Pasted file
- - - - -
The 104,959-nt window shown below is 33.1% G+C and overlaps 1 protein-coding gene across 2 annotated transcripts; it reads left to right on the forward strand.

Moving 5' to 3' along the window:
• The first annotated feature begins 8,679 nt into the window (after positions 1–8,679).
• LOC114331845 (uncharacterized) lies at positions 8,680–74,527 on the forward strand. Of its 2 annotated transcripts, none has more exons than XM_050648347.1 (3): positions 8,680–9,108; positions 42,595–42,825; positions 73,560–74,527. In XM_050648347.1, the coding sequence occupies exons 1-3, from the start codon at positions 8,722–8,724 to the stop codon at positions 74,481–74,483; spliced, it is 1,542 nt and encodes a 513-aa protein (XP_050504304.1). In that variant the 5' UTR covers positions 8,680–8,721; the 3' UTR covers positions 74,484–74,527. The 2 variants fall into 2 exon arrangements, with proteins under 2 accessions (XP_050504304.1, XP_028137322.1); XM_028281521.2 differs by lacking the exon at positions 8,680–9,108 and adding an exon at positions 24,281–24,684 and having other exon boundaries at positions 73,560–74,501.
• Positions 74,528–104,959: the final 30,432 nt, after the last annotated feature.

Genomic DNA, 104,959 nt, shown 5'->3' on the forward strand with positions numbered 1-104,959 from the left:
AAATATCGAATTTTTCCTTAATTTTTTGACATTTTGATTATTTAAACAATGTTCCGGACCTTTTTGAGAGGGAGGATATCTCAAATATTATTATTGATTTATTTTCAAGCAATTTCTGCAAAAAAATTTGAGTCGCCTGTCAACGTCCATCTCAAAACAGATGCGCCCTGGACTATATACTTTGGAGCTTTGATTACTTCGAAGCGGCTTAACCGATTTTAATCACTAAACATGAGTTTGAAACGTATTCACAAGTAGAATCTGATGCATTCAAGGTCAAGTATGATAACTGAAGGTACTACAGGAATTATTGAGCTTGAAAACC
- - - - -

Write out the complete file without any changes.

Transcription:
The 104,959-nt window shown below is 33.1% G+C and overlaps 1 protein-coding gene across 2 annotated transcripts; it reads left to right on the forward strand.

Moving 5' to 3' along the window:
• The first annotated feature begins 8,679 nt into the window (after positions 1–8,679).
• LOC114331845 (uncharacterized) lies at positions 8,680–74,527 on the forward strand. Of its 2 annotated transcripts, none has more exons than XM_050648347.1 (3): positions 8,680–9,108; positions 42,595–42,825; positions 73,560–74,527. In XM_050648347.1, the coding sequence occupies exons 1-3, from the start codon at positions 8,722–8,724 to the stop codon at positions 74,481–74,483; spliced, it is 1,542 nt and encodes a 513-aa protein (XP_050504304.1). In that variant the 5' UTR covers positions 8,680–8,721; the 3' UTR covers positions 74,484–74,527. The 2 variants fall into 2 exon arrangements, with proteins under 2 accessions (XP_050504304.1, XP_028137322.1); XM_028281521.2 differs by lacking the exon at positions 8,680–9,108 and adding an exon at positions 24,281–24,684 and having other exon boundaries at positions 73,560–74,501.
• Positions 74,528–104,959: the final 30,432 nt, after the last annotated feature.

Genomic DNA, 104,959 nt, shown 5'->3' on the forward strand with positions numbered 1-104,959 from the left:
AAATATCGAATTTTTCCTTAATTTTTTGACATTTTGATTATTTAAACAATGTTCCGGACCTTTTTGAGAGGGAGGATATCTCAAATATTATTATTGATTTATTTTCAAGCAATTTCTGCAAAAAAATTTGAGTCGCCTGTCAACGTCCATCTCAAAACAGATGCGCCCTGGACTATATACTTTGGAGCTTTGATTACTTCGAAGCGGCTTAACCGATTTTAATCACTAAACATGAGTTTGAAACGTATTCACAAGTAGAATCTGATGCATTCAAGGTCAAGTATGATAACTGAAGGTACTACAGGAATTATTGAGCTTGAAAACC